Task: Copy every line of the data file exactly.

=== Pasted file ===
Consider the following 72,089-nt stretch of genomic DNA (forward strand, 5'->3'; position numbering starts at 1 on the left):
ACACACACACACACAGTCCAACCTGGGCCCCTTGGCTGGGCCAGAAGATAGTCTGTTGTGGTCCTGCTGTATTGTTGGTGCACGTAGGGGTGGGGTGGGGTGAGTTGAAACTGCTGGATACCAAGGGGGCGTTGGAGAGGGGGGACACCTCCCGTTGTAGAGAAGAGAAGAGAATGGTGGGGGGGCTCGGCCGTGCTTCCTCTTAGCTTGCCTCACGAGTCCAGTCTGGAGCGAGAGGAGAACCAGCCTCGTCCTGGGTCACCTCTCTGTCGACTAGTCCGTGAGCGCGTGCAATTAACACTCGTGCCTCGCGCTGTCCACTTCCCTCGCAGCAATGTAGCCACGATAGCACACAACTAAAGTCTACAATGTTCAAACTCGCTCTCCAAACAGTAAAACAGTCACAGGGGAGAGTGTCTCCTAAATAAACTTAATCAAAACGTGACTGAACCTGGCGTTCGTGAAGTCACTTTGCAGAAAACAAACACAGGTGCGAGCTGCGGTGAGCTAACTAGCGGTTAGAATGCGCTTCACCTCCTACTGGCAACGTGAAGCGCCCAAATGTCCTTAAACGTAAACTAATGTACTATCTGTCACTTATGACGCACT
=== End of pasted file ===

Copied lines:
Consider the following 72,089-nt stretch of genomic DNA (forward strand, 5'->3'; position numbering starts at 1 on the left):
ACACACACACACACAGTCCAACCTGGGCCCCTTGGCTGGGCCAGAAGATAGTCTGTTGTGGTCCTGCTGTATTGTTGGTGCACGTAGGGGTGGGGTGGGGTGAGTTGAAACTGCTGGATACCAAGGGGGCGTTGGAGAGGGGGGACACCTCCCGTTGTAGAGAAGAGAAGAGAATGGTGGGGGGGCTCGGCCGTGCTTCCTCTTAGCTTGCCTCACGAGTCCAGTCTGGAGCGAGAGGAGAACCAGCCTCGTCCTGGGTCACCTCTCTGTCGACTAGTCCGTGAGCGCGTGCAATTAACACTCGTGCCTCGCGCTGTCCACTTCCCTCGCAGCAATGTAGCCACGATAGCACACAACTAAAGTCTACAATGTTCAAACTCGCTCTCCAAACAGTAAAACAGTCACAGGGGAGAGTGTCTCCTAAATAAACTTAATCAAAACGTGACTGAACCTGGCGTTCGTGAAGTCACTTTGCAGAAAACAAACACAGGTGCGAGCTGCGGTGAGCTAACTAGCGGTTAGAATGCGCTTCACCTCCTACTGGCAACGTGAAGCGCCCAAATGTCCTTAAACGTAAACTAATGTACTATCTGTCACTTATGACGCACT